What is the difference between a misdemeanor and a felony?
All states have established classifications for criminal infractions. The least serious violations are considered misdemeanors, and the most serious are considered felonies. Whether or not a crime is considered a misdemeanor or a felony is determined by the negative impact on society as well as the victim.
If you have been charged with any type of crime you have the legal right to hire a lawyer. For felony cases, if you cannot afford a lawyer, a state-appointed lawyer is provided to you.
Misdemeanors are the least offensive criminal actions and are punishable by up to one year in jail. Other common punishments for misdemeanors include community service, payment of fines, victim restitution, probation, or house arrest with monitoring.
Common crimes which are considered misdemeanors including speeding, trespassing, public intoxication, vandalism, fighting, disorderly conduct and driving under the influence (assuming this is your first DUI offense and no one was injured or killed).
Misdemeanors can be further subdivided. For example, some states have Class A misdemeanors, Class B misdemeanors, and so on. The degree of the offense will be determined by additional aggravating factors. Punishments for misdemeanors will vary by class.
For example, if you are charged with a Class 1 or Class A felony in some states you will be sentenced to up to 12 months in jail and have to pay a fine of $5,000. A Class 4 or Class D misdemeanor, however, would allow the court to sentence you to up to 30 days in jail and charge you a fine of $500.
Felonies are the most serious classifications of crimes. If you are convicted of a felony you can spend one year up to life in prison. Some states also allow the death penalty. Like misdemeanors, states also further subdivide felonies into classes or degrees, depending on the severity of the crime. In addition to prison time, if you commit a felony, you can also expect to pay high fines, serve probation, perform community service and make restitution to the victim.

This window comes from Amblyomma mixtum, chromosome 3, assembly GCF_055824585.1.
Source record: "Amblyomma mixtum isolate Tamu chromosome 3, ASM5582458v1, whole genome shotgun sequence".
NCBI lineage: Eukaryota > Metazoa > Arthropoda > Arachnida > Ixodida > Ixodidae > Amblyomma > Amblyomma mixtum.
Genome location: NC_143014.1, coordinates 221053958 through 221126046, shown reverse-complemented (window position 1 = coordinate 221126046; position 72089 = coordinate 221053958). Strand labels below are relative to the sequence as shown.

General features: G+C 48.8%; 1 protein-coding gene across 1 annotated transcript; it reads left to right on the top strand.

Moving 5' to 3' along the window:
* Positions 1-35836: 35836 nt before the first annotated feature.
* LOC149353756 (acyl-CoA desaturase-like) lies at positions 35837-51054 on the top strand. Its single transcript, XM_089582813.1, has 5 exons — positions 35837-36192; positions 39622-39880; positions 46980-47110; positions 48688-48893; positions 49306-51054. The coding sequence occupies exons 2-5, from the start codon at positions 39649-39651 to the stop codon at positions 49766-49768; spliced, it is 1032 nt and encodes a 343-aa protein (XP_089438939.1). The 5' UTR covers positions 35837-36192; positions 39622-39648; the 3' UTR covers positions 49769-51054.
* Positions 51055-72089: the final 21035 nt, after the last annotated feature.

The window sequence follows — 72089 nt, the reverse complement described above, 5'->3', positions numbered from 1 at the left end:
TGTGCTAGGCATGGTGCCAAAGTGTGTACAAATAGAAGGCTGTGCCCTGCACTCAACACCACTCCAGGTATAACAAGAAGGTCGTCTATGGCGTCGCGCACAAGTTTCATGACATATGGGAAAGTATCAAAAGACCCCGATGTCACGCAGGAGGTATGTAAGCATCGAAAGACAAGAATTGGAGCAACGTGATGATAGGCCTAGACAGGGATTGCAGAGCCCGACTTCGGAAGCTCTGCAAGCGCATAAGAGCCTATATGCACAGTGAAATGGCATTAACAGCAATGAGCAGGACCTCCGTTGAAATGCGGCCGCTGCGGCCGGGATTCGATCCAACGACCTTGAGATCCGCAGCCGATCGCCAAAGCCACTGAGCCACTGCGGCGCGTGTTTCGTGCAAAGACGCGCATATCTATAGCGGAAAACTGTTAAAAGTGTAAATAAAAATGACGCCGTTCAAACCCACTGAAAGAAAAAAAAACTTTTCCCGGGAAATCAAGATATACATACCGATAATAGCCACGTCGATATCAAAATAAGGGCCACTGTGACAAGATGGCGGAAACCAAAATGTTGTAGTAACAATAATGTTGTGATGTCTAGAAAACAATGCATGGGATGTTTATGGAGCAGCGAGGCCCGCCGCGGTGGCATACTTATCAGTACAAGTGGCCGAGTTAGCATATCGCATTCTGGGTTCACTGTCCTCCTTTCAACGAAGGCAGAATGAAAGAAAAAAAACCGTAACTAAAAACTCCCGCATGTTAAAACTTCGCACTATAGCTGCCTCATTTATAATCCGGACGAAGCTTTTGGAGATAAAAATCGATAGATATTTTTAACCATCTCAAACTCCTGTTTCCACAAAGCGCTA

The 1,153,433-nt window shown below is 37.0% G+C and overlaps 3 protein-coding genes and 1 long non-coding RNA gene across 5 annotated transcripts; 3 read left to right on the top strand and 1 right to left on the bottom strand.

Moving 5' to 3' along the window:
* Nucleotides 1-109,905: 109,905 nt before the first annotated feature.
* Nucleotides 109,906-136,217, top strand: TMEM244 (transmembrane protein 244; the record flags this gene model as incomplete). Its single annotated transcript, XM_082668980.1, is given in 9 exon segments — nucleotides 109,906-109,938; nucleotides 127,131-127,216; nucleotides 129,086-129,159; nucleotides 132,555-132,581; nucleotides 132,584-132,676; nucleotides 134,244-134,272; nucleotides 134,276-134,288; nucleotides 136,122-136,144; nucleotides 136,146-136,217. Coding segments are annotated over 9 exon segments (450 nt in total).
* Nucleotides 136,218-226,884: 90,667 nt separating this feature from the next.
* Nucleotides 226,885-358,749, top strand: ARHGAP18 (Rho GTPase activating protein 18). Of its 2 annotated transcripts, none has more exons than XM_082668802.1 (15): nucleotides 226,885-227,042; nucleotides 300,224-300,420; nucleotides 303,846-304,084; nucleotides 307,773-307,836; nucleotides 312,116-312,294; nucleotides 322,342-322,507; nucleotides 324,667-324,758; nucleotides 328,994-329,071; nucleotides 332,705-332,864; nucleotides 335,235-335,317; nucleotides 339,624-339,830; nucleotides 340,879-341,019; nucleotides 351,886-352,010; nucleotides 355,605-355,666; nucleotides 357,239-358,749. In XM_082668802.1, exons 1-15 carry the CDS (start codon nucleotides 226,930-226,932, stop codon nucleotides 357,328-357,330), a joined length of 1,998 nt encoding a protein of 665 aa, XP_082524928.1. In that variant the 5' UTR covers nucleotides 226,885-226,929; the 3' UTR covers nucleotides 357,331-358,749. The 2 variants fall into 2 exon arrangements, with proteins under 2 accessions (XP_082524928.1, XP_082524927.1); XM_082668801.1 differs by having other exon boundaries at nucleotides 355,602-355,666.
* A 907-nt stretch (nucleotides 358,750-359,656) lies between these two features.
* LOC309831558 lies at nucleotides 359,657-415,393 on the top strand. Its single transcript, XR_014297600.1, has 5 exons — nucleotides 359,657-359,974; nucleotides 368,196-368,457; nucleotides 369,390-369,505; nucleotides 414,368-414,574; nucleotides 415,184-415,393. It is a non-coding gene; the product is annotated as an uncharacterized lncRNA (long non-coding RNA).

Common felonies include sexual battery, grand theft auto, armed robbery, burglary, stalking, fleeing arrest (aggravated), drug possession, murder, dealing in stolen property, rape, resisting arrest with violence and driving under the influence of alcohol (for multiple DUI offenses or if there is injury or death). Other non-violent or white collar crimes may also be considered felonies including embezzlement, commercial fraud and insider trading.
If you have been charged with a felony it’s imperative to talk to a criminal lawyer. If convicted it is likely you will serve extensive time in jail. If you cannot afford a lawyer and you have been charged with a felony, the court will appoint you a lawyer.
Expunging a felony from your criminal record
If you have been convicted of a felony it is likely the charge will remain on your criminal record permanently and cannot be expunged. A felony conviction can also result in other civil losses such as the right to vote and the right to carry and own a firearm.
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A judgment can be enforced but you will have to take the initiative and the proper legal steps.
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